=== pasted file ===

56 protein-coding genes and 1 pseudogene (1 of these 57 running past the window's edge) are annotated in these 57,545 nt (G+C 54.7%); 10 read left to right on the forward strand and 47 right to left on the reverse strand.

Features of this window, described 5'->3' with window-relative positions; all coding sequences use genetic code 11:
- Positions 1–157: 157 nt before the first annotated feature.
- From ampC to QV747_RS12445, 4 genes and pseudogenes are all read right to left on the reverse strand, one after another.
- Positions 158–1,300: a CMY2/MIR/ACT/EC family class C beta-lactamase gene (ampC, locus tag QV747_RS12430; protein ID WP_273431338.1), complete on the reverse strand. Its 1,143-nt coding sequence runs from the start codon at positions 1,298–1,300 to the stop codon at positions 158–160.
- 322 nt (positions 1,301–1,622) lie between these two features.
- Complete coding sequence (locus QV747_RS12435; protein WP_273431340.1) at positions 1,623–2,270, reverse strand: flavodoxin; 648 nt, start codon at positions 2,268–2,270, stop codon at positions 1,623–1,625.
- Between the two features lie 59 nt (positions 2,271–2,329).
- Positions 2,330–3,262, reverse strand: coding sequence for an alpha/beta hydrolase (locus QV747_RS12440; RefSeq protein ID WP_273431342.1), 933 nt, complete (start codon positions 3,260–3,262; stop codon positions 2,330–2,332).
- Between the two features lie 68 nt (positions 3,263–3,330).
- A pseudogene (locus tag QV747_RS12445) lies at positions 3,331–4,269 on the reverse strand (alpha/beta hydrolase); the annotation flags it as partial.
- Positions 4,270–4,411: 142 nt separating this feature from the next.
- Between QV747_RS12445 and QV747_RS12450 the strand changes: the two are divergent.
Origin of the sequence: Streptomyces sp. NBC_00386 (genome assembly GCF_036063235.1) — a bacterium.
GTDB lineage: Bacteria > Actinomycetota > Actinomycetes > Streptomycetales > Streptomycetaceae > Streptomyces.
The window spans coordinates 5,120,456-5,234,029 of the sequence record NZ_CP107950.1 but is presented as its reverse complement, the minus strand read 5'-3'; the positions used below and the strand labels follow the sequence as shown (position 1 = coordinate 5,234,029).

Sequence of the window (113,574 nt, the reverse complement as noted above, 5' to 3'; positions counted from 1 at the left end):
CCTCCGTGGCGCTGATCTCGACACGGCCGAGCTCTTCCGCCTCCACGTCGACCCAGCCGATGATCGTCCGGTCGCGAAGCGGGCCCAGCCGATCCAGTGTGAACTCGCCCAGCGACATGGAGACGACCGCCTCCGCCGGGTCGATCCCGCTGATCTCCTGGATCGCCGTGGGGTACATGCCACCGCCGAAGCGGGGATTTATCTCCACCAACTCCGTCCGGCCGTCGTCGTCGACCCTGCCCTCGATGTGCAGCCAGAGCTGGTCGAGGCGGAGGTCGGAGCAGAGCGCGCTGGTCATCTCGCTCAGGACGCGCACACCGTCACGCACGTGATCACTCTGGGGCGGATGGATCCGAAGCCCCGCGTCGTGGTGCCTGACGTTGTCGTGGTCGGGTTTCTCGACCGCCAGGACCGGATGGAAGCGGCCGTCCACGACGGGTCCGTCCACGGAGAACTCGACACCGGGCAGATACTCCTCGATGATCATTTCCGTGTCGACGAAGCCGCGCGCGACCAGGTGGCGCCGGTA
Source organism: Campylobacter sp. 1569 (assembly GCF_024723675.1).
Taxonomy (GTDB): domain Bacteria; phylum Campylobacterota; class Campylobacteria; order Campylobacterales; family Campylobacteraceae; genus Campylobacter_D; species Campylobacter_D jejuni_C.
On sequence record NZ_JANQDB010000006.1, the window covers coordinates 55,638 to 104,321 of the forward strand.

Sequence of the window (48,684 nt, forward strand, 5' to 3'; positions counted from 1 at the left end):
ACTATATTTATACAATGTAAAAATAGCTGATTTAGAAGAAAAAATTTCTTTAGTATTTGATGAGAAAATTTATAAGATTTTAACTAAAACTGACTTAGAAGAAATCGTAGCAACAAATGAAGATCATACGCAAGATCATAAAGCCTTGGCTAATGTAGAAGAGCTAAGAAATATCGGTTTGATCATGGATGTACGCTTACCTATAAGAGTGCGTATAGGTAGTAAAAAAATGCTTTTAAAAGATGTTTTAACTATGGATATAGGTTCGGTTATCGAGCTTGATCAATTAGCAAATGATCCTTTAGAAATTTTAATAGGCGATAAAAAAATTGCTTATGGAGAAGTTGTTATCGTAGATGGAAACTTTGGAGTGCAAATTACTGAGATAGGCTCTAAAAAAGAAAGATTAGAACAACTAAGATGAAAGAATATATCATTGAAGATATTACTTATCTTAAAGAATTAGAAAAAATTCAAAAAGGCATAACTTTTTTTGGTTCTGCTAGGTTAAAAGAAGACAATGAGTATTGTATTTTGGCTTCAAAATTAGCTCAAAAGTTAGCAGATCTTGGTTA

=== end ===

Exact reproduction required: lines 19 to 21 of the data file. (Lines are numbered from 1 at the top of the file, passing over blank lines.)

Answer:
Source organism: Campylobacter sp. 1569 (assembly GCF_024723675.1).
Taxonomy (GTDB): domain Bacteria; phylum Campylobacterota; class Campylobacteria; order Campylobacterales; family Campylobacteraceae; genus Campylobacter_D; species Campylobacter_D jejuni_C.
On sequence record NZ_JANQDB010000006.1, the window covers coordinates 55,638 to 104,321 of the forward strand.